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You can be a feminist and a man

You can be a feminist and still not hate men, attaboy!

Feminism doesn't know about "gender"

Little Thing of the Month: Unity

Menism may not be a word, but that is because feminism stands for all.

Feminism is no rocket science, maybe worse than that.

I asked people for the fiftieth time what feminism means to them. I am not sure if I must cry on the imprecision of the answers I heard, because the word “feminism” was always associated with “women rights”. This is exactly the dilemma in today’s scenario. It is nearly

impossible to achieve gender equality with only half its population fighting for the cause.

“Men have to be on board,” wrote Nigerian novelist, Cimamanda Ngozi Adichie in her book

“We All Should Be Feminists”. “Men need to not think of feminism as something that is attacking them. Feminism is something good for everyone, because, really, when all of us are released from gender rules, we’re all better of, right?”

Feminism is misinterpreted as a women’s movement by women, for women, in order to give women equal rights. But feminism is a movement about equality. Equality is a far reached goal because both genders must be on the receiving end. The human team is incomplete without male feminists.

According to Gloria Jean Watkins, author of the book “Feminist Theory: from margin to center ”, the aim of the movement is not to benefit solely any group of women over men. It has the power to transform in a meaningful way all our lives.

The movement unites men and women by empowering them to own their feelings without any prejudice. For many, to strive for gender equality in day-to-day life can sometimes have misconceptions. It is quite easy to confuse courteous behavior portrayed by men toward women as being opposed to feminist values.

From time to time, acts intending to show respect, cooperativeness, politeness and chivalry diverge from the direction taken by feminism. These are understood to be going against the principles of feminism.

“I have been brought up the way where I’ve been taught to offer a seat to a woman standing in a bus or metro,” said Bhavya Dutta, a Mechatronics Systems Engineering student. “This somehow inculcated in me to show respect to women, and so I believe showing courtesy to someone is just about showing respect to each other.”

Chivalry, also touted as “benevolent sexism” by some feminists, can be misconstrued when men intend to show respect and care as any person would show to someone.

“I think men should start showing care again,” said Simon Zalandauskas, an International Relations student. “Nobody has to do it in obligation, but I find it just polite, for instance, to help my female friends lift or carry luggage.”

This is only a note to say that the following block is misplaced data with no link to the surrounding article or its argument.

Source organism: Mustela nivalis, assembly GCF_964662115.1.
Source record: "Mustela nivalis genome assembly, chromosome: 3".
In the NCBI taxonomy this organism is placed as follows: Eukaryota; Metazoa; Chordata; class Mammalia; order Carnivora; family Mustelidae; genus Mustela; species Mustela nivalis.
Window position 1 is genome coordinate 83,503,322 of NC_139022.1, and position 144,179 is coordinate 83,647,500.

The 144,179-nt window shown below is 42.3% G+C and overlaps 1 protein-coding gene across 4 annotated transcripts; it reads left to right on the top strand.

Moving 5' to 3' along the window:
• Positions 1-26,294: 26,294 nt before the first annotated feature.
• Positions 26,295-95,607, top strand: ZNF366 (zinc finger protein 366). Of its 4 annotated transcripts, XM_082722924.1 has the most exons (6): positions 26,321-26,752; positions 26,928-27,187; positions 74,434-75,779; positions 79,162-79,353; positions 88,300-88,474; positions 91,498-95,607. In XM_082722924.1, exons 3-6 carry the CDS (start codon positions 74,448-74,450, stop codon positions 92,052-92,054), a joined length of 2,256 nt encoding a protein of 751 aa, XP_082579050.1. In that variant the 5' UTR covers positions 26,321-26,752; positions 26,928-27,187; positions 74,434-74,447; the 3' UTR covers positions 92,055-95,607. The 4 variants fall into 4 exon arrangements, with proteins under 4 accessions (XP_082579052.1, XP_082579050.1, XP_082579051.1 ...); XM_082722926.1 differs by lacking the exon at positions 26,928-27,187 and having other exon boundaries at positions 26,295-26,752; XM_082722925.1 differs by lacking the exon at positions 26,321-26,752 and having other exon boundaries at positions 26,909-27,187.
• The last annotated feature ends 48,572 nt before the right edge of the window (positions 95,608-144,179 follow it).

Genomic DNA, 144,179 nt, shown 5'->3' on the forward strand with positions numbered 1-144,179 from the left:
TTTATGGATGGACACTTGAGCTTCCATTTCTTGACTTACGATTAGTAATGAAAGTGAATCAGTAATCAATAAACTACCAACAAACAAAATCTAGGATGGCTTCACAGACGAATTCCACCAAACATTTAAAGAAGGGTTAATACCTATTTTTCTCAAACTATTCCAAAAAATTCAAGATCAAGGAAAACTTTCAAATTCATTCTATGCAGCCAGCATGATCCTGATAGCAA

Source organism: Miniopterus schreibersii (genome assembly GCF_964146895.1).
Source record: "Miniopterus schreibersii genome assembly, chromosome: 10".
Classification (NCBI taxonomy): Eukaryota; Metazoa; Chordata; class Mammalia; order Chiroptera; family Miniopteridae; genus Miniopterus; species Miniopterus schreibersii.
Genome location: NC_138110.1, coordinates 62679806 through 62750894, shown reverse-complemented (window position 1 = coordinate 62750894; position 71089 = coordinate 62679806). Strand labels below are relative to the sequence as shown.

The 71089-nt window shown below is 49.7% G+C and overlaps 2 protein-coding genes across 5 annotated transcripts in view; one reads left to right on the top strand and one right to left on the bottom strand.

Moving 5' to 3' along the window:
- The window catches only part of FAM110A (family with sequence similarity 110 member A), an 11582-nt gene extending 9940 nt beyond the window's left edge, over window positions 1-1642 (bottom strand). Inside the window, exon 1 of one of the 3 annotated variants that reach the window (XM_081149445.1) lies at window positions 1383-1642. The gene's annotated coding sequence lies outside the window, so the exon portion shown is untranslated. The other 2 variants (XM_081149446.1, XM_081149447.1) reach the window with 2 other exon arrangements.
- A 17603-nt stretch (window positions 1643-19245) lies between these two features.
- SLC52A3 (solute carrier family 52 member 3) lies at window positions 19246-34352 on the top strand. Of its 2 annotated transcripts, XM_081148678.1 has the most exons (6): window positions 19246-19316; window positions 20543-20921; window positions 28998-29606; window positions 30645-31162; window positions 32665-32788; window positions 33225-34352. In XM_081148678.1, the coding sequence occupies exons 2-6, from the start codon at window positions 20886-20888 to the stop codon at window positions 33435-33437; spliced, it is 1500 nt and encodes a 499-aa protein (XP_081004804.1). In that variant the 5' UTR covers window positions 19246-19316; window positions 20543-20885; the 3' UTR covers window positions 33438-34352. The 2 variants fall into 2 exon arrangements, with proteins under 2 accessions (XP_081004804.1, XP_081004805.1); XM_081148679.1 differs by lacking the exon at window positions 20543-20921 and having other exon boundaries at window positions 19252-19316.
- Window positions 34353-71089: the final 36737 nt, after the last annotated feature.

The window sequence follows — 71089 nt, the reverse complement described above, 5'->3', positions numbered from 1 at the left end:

Chivalry may not be the most liked characteristic by women supporting feminism due to deep-rooted reasons, but it can reflect on men as being disliked by feminists.

“We have to look at the root of chivalry from medieval times, and unfortunately, chivalry came up from the notion that women need to be protected by men,” said Oana Dorobantu, a female Gender & Diversity student. “There is a difference between protection and support. The first one comes from the belief that another person is incapable of protecting itself while the latter one stems from the belief that the other person is capable.”

Given the virtues of mankind’s unique person-to-person relationships, chivalry and

courteousness are vital. Responsibilities of feminism should be shared by all.

“A nice gesture is always a nice gesture,” said Sandra Vuckovic, a Bioengineering student. “I like to hold the door open for people regardless of their gender. So, it’s always nice when someone does the same for you.”

Men and women every so often succumb to obeying rules followed by their gender. While some of them recognize their personal rights, they forget to stand for each other.

When you see your male friend unable to express his feelings, talk to him. When you see your female colleague paid less than you for the same job, stand up for her. In the process, showing love and respect is not a bad idea, no matter if it is a chivalrous act by a man to a woman or a kind act by a woman to a man, HeforShe or SheforHe.

HeForShe is a gender-neutral movement encouraging all genders to act against negative stereotypes and behaviors. Such campaigns are vital in attaining the true essence of feminist goals.

Gender inequality today is being transformed by a shift from dyadic relations of mastery and subjection. For example, phrases like “walk like a girl” or “be a man,” should no longer be social standards. We should have more impersonal, structural mechanisms and fluid cultural forms according to Nancy Fraser, a feminist phenomenologist. Girls should be free to choose their career just as much as men should be free to stay at home as a husband or father for example.

For men, being a feminist does not just imply supporting or speaking for women’s rights but knowing their own rights as well. Being a guy and a feminist is quite rare and even extraordinary. Feminist men understand that gender roles can entrap men to believe they have a fixed role, such as the breadwinner of the family or the strong leader with no emotions.

There is a fine line between men supporting feminism and men actually referring to themselves as male feminists. It is a matter of stance based on personal choice. Feminist men, however, dare to acknowledge parts of themselves that are prejudiced by the society like tenderness, vulnerability and empathy.

We may be struggling with the right word to denote feminism, a movement for all genders and equality, but the good news is our values are the same. Watch this beautiful video on "What makes a true gentleman?"


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